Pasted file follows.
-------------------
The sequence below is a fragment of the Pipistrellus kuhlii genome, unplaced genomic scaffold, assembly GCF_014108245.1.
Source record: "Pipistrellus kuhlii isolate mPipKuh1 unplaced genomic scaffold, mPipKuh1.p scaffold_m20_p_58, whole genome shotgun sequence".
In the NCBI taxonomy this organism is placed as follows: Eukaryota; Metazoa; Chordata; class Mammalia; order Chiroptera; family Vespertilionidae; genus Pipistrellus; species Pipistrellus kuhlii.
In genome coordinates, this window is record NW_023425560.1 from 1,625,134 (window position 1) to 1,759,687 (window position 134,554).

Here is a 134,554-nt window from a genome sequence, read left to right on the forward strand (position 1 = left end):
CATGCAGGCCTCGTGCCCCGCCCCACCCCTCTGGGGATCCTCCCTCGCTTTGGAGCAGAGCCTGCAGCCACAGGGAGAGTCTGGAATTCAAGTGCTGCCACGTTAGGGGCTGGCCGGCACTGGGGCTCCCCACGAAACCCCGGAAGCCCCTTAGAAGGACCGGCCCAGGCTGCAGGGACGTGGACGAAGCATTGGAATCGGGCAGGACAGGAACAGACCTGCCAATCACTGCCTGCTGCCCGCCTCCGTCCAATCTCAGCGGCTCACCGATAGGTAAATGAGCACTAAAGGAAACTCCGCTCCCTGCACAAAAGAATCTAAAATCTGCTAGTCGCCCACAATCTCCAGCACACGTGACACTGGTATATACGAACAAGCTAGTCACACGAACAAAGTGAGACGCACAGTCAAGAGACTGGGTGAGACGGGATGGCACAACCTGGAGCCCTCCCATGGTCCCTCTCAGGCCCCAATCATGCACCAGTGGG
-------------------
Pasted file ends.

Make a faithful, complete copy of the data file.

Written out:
The sequence below is a fragment of the Pipistrellus kuhlii genome, unplaced genomic scaffold, assembly GCF_014108245.1.
Source record: "Pipistrellus kuhlii isolate mPipKuh1 unplaced genomic scaffold, mPipKuh1.p scaffold_m20_p_58, whole genome shotgun sequence".
In the NCBI taxonomy this organism is placed as follows: Eukaryota; Metazoa; Chordata; class Mammalia; order Chiroptera; family Vespertilionidae; genus Pipistrellus; species Pipistrellus kuhlii.
In genome coordinates, this window is record NW_023425560.1 from 1,625,134 (window position 1) to 1,759,687 (window position 134,554).

Here is a 134,554-nt window from a genome sequence, read left to right on the forward strand (position 1 = left end):
CATGCAGGCCTCGTGCCCCGCCCCACCCCTCTGGGGATCCTCCCTCGCTTTGGAGCAGAGCCTGCAGCCACAGGGAGAGTCTGGAATTCAAGTGCTGCCACGTTAGGGGCTGGCCGGCACTGGGGCTCCCCACGAAACCCCGGAAGCCCCTTAGAAGGACCGGCCCAGGCTGCAGGGACGTGGACGAAGCATTGGAATCGGGCAGGACAGGAACAGACCTGCCAATCACTGCCTGCTGCCCGCCTCCGTCCAATCTCAGCGGCTCACCGATAGGTAAATGAGCACTAAAGGAAACTCCGCTCCCTGCACAAAAGAATCTAAAATCTGCTAGTCGCCCACAATCTCCAGCACACGTGACACTGGTATATACGAACAAGCTAGTCACACGAACAAAGTGAGACGCACAGTCAAGAGACTGGGTGAGACGGGATGGCACAACCTGGAGCCCTCCCATGGTCCCTCTCAGGCCCCAATCATGCACCAGTGGG